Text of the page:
CoC will give an insight into topics across artefacts creation touching on Asian sensibilities, Indian ancient history and cultivated approach to object creation rather than European art and offering a holistic view on Indian secular art. Could you introduce a framework of topics and disciplines that will be touched and explain why today it is important to discuss them and build a network for their interaction?

SP: For me certain developments during the modernist and postmodernist period overlooked or shall we say failed to connect some wider cultural aspects and bring a plural perspective to modernity. I feel there is a need to bring in that wider cultural understanding to the conversation of modernity.

Philip Rawson calls it a ‘poetic analogy of form’ that suggests something rather than representing anything referring the ‘method of Indian sculpture’. There are many topics and disciplines we will touch in CoC from the amazing rock cut architecture, sculpture and paintings of Ajanta to insatiable curiosity about materials and technology to the understanding of symbolism.

These are the curiosities we intend to explore in CoC from one topic leading to another like a growing tree.

SP: Now let me ask you a question Tiziana. I am aware of your wide interests in the culture of architecture, from your PhD thesis on architect Dom Hans van der Laan and your book on the great humanist architect Leon Battista Alberti. Why did you decided to accept my invitation to participate in CoC? How was your interest awakened in ‘sensorial design’? Why do you feel connected to these topics?

TP: Throughout my architectural studies I have become increasingly aware of how man has used materials offered by nature with the intention to enrich his existence. Since the beginning of artefacts creation, man has done this by following the structure of his own organism: brain, sensorial organs and body. He consciously built orders – embodied in architecture, daily objects and arts – accessible to his mind and senses and inserted them in the vastness of the natural space to dwell it.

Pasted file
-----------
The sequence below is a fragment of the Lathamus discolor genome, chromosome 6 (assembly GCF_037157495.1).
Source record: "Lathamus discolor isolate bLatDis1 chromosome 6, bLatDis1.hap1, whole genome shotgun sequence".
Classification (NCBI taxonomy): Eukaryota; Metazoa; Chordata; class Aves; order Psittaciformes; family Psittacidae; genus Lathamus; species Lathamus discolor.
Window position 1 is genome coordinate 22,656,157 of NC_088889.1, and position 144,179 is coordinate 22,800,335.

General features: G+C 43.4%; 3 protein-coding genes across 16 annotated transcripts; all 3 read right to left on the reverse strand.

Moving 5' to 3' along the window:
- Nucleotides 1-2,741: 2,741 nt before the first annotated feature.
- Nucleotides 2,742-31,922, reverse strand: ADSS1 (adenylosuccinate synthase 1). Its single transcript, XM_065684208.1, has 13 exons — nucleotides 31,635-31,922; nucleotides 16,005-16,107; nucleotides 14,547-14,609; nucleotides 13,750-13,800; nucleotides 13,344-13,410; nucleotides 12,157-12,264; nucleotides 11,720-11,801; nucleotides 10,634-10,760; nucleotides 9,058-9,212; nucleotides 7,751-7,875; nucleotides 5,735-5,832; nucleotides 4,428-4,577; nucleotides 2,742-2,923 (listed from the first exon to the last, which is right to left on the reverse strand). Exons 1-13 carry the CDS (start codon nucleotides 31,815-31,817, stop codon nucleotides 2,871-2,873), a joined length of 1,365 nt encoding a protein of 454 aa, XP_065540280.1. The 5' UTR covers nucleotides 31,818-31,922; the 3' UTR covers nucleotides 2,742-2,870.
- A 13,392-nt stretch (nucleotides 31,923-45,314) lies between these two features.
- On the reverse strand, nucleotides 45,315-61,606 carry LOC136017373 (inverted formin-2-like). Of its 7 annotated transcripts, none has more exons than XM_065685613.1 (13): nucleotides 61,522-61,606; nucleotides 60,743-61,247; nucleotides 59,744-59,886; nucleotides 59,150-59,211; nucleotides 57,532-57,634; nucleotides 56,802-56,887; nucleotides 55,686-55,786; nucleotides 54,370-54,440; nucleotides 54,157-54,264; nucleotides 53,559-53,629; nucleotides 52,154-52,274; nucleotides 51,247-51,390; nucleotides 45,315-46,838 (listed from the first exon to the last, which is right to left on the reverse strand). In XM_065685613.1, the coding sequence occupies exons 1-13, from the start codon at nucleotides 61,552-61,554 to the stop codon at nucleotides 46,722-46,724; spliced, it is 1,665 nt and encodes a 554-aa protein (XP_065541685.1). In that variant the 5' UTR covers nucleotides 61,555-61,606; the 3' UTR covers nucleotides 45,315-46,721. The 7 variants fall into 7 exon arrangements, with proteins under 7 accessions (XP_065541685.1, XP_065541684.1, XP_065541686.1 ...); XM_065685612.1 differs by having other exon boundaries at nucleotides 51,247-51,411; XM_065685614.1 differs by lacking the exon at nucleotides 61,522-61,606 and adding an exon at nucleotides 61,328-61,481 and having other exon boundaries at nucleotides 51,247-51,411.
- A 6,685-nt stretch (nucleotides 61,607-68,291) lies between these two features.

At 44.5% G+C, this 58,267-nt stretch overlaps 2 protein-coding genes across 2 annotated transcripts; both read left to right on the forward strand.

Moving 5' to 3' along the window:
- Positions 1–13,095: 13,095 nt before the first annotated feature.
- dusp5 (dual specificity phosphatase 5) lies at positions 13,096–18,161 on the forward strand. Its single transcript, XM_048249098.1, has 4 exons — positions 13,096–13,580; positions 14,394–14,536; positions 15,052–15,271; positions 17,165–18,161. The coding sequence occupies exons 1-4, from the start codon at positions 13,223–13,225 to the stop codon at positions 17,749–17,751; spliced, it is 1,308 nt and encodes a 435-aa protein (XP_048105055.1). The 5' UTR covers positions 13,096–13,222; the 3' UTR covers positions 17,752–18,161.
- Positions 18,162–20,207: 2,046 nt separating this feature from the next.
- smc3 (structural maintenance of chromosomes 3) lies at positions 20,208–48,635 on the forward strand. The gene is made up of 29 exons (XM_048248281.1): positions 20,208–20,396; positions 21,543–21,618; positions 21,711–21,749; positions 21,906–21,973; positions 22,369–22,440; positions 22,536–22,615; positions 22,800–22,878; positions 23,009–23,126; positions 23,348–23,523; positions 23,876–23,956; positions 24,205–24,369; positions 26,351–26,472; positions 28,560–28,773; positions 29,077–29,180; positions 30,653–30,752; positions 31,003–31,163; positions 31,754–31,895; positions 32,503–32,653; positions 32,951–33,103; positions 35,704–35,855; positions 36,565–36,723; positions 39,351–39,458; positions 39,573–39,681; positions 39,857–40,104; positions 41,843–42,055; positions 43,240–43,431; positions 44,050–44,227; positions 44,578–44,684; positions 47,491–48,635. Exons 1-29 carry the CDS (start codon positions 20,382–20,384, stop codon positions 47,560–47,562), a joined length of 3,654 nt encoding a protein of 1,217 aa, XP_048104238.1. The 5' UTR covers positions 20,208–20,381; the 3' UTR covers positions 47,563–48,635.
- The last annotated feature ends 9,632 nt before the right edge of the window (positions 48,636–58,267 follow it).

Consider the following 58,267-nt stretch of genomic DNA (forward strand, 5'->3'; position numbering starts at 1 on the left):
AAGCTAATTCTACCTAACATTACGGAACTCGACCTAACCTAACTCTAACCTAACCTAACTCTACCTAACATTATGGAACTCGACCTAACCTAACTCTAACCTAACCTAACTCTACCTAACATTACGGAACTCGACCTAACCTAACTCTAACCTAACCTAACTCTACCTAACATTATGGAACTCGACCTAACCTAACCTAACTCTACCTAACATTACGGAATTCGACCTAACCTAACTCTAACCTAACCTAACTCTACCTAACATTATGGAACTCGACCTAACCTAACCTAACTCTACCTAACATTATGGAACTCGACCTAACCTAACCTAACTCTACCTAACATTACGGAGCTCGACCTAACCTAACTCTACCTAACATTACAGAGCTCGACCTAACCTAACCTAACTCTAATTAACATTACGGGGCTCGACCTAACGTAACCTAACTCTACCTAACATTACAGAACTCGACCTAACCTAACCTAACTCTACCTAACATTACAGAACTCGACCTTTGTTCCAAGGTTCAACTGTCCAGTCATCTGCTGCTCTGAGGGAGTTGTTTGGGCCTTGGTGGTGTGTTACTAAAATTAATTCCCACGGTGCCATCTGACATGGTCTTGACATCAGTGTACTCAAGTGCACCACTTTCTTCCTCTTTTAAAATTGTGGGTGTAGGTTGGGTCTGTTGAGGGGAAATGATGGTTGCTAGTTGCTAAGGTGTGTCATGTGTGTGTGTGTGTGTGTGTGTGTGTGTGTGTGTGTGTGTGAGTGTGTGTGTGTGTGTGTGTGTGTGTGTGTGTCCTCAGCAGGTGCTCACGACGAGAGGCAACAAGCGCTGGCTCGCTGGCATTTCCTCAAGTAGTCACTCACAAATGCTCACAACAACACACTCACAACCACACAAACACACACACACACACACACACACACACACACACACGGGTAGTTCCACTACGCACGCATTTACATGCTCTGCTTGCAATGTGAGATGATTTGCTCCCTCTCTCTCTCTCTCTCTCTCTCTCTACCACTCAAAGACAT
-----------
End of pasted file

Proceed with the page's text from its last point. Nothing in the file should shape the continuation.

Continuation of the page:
The theory of proportion has been one of the main topics on which I focused my attention with the intention to understand how proportioned architectures affect human fruition and perception of the object. I did not want to spend time searching for religious symbols attached to the era in which they were produced, or the presumed aesthetic values of proportion itself. I was interested in the evaluative, analytical, purely perceptive experience of proportion from the spectator’s point of view. Alberti gave me a first chance to deepen the topic and Van der Laan accompanied me to the path towards the essence of architecture in terms of intelligibility and experienceability.

I believe that people had and have similar sensibilities all over the world and that in fact we are – with our perception of the sense of proportions, for example – not so very different from each other. All this we also want to explore through the CoC platform by connecting the dots, thinking about what it means to us today and tomorrow: to me a further chance to deepen and ponder topics along the course of my interests and vision of architecture.

Tiziana Proietti (1983, Rome, Italy) An architect with a Ph.D. In Architectural Design, Tiziana Proietti gained her doctorate at the Sapienza University of Rome in collaboration with the University of Technology TU Delft in 2013 and is currently Professor at the University of Oklahoma, USA. Her research activity explores human perception in architectural spaces with a special focus on the relationship between the senses and the cognitive value of proportion. After a decade of studies on proportion in architecture, Proietti is currently developing her research by connecting neuroscience and architecture in collaboration with the Salk Institute in San Diego and the SPaCE Lab at the University of Southern California. In 2013 she worked as a researcher at Satyendra Pakhalé Associates where she cultivated her interest in the historical and theoretical roots of sensorial design.